The specific violations pertaining to the ISA follow-up inspections are described in a Notice of Violation (Enclosure 1, hereinafter referred to as Notice 1). A number of the violations adversely impacted the operability of safety related equipment. These violations are generally related to four broad categories, namely, the failure to: (1) adequately test equipment; (2) environmentally qualify equipment; (3) perform adequate safety reviews; and (4) either identify deficiencies, or take appropriate corrective actions in a timely manner to address known deficiencies, including design related issues. Some of the violations led to safety equipment being inoperable or degraded for extended periods contrary to technical specifications. The Notice also contains several violations of lesser significance which pertain to inadequate procedures or the failure to properly implement procedures.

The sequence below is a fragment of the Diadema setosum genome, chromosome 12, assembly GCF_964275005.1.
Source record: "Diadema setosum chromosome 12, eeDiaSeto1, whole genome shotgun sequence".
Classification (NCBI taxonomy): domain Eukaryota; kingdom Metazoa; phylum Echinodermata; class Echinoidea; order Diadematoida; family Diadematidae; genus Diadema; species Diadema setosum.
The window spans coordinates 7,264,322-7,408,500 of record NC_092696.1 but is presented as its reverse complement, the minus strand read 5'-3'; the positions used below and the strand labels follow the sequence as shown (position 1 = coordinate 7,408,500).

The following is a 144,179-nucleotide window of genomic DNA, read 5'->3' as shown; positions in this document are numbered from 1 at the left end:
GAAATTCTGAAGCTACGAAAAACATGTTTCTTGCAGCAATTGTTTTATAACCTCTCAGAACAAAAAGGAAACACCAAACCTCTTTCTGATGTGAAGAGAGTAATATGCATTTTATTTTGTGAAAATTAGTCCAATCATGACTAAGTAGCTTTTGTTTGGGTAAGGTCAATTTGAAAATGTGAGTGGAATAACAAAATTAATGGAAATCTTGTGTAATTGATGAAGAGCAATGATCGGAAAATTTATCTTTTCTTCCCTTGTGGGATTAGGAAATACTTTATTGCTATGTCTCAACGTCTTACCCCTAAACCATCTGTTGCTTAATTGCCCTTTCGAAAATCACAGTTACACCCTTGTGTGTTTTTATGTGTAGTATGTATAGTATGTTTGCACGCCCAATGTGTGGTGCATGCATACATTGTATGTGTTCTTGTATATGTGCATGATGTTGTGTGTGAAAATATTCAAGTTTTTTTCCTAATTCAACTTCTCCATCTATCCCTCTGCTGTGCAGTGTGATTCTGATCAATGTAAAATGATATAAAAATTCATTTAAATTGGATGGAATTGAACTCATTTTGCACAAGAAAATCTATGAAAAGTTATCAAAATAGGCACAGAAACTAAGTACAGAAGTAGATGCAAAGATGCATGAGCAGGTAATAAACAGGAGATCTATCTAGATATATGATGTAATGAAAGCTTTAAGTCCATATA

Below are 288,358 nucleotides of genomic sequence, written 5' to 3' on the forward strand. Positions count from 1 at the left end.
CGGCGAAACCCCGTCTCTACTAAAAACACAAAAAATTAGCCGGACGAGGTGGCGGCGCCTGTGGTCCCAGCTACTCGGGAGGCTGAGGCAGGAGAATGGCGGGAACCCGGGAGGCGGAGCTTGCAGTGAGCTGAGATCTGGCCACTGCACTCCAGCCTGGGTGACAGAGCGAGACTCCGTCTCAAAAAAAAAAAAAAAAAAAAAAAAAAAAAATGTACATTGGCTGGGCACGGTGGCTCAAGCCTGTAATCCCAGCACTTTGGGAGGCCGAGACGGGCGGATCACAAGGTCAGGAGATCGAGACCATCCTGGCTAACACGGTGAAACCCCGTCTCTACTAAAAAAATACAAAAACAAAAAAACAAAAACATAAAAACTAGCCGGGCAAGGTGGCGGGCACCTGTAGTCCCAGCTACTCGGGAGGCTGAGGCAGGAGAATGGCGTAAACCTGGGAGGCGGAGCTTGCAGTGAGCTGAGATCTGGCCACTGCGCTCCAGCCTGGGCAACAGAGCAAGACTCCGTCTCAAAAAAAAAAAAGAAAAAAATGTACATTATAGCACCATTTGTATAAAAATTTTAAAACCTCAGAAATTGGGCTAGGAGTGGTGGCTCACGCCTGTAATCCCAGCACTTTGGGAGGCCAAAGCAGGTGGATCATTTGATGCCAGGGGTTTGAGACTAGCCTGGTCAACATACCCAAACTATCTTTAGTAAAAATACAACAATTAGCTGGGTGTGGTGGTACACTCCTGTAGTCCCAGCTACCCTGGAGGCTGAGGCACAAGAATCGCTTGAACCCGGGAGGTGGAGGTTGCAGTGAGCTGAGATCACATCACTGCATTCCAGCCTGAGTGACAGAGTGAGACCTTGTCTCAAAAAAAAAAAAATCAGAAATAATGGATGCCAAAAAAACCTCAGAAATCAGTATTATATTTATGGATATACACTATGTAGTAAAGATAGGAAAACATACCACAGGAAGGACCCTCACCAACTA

The violations related to inadequate testing (Section I of Notice 1) involve failures to adhere to Technical Specifications (TS), which were failures to assure that various safety related instrument channels, logic actuation circuits, and safety related pump discharge check valves functioned as required. For example, Maine Yankee's testing process failed to detect a cut wire in the safety injection actuation circuit for a high pressure safety injection (HPSI) pump which would have prevented that pump from automatically starting, as required, during an accident. This condition had apparently existed since 1991, but was not detected until 1996 after prompting by the ISA. These violations are significant because testing requirements ensure the implementation of a "defense in depth" barrier for detecting inoperable safety related equipment and ensuring proper operation within expected tolerances.